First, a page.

• ... to which I added a halloumi bagel.
  • Off we go! I like that you can track the progress of your order, although it's all brought...
  • ... to your table when it's ready. This was my halloumi (and avocado) bagel...
  • ... while I'll leave you with my house filter, the Santa Elena from El Salvador.
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Saint Kitchen is in the Jewellery Quarter, a 10-minute walk north of Birmingham city centre. Located in a ground floor unit of a rather unimpressive-looking building on the south-eastern side of a beautiful, green, leafy square centred on St Paul’s Church, it’s the perfect setting for a coffee shop.

The door is at the far right-hand end of Saint Kitchen with two large windows to the left. If you want to sit outside, there are three square two-person tables in front of the windows, partially shaded by the building in the morning and by two tall umbrellas in the afternoon.

Stepping inside, the counter’s dead ahead, taking up the back, right-hand corner of the room, while the open kitchen is to the left, behind an extension of the counter. This used to be hidden away behind a wall, but the Warwick Street Kitchen team had that knocked through, which helps create the sense of one large, open space.

On my most recent visit in July 2021, COVID-19 restrictions were still in place, with a sign by the door asking you to wait to be seated, although for takeaway, you can go up the counter, where there’s plenty of space if you need to wait to collect your food/coffee. The seating’s to your left, the seating between the door and the counter having been temporarily cleared away, which includes the handsome island bar to your left.

The seating starts with a two-person table in glorious isolation to your left as you enter, followed to the left of that by a row of three tables running front-to-back between the windows and the kitchen. There’s a single four-person table at the front, with a pair of two-person tables behind it.

Beyond them, against the left-hand wall, four two-person tables line a padded bench, each separated from its neighbour by a Perspex screen attached to the side of the table, another consequence of COVID-19. A four-person table rounds things off in the back, left-hand corner. The last of the seating (for now) is provided by the window-bar at the front, reduced by COVID-19 considerations to just two solitary stools.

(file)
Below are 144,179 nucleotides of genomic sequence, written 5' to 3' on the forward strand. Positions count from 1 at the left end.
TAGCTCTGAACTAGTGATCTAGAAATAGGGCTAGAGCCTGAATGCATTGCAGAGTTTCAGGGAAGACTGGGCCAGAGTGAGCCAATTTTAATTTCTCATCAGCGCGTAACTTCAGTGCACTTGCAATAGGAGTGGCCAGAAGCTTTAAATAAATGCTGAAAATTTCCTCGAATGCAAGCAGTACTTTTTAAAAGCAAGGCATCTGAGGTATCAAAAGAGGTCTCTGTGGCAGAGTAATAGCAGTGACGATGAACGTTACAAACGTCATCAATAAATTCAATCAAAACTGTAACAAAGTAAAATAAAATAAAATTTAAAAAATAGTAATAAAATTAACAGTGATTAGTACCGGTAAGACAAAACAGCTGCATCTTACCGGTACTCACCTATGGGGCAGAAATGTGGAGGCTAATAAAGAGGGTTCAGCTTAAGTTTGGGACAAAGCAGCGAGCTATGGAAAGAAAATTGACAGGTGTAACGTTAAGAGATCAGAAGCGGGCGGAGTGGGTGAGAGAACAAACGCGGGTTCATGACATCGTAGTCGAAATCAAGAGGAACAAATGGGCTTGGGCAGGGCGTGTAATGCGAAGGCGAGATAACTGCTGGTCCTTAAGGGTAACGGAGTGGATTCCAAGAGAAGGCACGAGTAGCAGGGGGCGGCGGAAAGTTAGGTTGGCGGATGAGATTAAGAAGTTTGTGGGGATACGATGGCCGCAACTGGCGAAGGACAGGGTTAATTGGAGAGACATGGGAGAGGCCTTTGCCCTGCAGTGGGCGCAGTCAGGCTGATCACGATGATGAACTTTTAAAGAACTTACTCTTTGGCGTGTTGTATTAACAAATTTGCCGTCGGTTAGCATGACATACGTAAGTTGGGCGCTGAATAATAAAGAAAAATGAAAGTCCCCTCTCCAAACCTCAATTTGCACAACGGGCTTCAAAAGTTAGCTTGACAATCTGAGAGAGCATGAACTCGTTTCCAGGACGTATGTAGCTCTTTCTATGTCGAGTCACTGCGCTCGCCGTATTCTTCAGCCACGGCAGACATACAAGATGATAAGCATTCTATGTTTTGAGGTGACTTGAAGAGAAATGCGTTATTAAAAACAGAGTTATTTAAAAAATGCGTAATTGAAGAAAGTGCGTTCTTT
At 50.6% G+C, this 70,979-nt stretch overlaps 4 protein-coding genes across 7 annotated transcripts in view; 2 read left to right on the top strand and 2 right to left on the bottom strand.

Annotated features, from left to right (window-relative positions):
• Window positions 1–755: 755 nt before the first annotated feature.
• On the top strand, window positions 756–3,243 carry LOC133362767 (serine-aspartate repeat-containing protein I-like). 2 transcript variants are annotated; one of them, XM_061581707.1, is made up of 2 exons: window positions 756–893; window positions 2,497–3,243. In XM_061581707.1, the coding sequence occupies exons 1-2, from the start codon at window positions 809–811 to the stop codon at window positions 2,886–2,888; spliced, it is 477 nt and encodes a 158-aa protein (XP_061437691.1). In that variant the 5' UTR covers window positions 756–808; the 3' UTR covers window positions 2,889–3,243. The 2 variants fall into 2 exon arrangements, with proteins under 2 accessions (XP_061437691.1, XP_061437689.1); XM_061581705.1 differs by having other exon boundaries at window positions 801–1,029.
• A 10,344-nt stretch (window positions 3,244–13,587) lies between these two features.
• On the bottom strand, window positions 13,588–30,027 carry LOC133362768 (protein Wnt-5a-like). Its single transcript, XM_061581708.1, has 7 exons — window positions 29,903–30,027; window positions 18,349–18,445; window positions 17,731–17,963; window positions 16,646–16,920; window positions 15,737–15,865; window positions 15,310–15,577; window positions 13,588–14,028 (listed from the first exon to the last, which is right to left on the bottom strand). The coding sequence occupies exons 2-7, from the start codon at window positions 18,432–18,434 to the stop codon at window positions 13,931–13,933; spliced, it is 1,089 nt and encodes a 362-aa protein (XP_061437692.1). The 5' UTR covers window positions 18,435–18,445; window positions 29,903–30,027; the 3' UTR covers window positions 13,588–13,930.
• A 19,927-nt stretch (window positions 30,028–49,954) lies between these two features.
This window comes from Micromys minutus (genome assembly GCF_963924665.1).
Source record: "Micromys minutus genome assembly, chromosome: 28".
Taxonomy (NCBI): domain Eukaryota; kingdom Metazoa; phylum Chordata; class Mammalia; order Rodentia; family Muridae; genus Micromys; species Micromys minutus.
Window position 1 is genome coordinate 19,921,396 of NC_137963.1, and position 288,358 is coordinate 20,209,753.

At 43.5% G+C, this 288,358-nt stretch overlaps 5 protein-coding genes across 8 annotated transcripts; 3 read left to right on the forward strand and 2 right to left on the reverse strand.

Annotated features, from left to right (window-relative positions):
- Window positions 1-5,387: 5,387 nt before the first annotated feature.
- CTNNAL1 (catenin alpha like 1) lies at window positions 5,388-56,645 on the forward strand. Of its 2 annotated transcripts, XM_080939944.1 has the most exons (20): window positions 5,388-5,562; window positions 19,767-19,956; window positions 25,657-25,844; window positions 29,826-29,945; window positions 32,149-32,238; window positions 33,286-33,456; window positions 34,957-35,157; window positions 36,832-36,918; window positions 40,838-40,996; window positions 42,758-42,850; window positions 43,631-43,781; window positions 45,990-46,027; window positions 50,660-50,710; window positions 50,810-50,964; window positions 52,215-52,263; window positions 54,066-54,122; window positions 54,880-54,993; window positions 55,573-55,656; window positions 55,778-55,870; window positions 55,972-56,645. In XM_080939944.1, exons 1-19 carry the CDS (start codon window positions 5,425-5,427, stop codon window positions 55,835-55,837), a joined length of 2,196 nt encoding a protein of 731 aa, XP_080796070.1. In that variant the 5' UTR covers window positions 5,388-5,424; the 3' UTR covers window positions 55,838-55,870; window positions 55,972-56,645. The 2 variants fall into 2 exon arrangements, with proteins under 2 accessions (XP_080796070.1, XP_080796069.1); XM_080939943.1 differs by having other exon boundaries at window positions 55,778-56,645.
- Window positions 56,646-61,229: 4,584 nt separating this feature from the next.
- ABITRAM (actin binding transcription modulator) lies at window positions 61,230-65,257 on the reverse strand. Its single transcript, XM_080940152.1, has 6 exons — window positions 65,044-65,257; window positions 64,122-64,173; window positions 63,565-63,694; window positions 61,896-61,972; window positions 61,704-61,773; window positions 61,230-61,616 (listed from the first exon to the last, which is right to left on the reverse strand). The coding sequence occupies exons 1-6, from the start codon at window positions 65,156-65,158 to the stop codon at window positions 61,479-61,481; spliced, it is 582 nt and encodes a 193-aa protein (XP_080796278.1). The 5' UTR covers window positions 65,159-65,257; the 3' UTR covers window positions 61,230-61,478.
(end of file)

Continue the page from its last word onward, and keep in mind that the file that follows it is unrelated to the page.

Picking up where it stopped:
Over the years, I’d had some lovely food and coffee at Saint Kitchen. You can see what I made of the field mushroom soufflé from my first visit in my original write-up, along with a pair of coffees: a lovely piccolo in a classic espresso cup and a flat white.

These days, you order and pay online, the menu accessed via a QR Code on the table, although there’s also a manual ordering process for those without the necessary technology. I had the halloumi and avocado bagel on my return in July. This was excellent, from the bagel itself to the toppings, the halloumi and avocado going particularly well together.

I also tried out the guest coffee, which was the Santa Elena, a naturally-processed coffee from El Salvador. I had it as the batch brew filter, being reward with a rich, full-bodied cup, rounding off a very welcome return to Saint Kitchen.

July 2021: this is an updated version of the original post which was published in August 2014. You can see what has changed in my Coffee Spot Update.

61A ST PAUL’S SQUARE • BIRMINGHAM • B3 1QS +44 (0) 121 236 2940
Monday 08:00 – 16:00 Roaster Origin (espresso + batch brew)
Tuesday 08:00 – 16:00 Seating Tables, Window Bar; Tables (Outside)
Wednesday 08:00 – 16:00 Food Breakfast, Lunch, Cake
Thursday 08:00 – 16:00 Service Order at Counter
Friday 08:00 – 16:00 Payment Cards Only
Saturday 09:00 – 16:00 Wifi Free (with code)
Sunday 10:00 – 16:00 Power Limited
Chain Local Visits Original: 13th February, 6th August 2014
Update: 20th August 2018, 2nd July 2021

Liked this? Then don’t forget to check out the Coffee Spot Guide to Birmingham for more great Coffee Spots.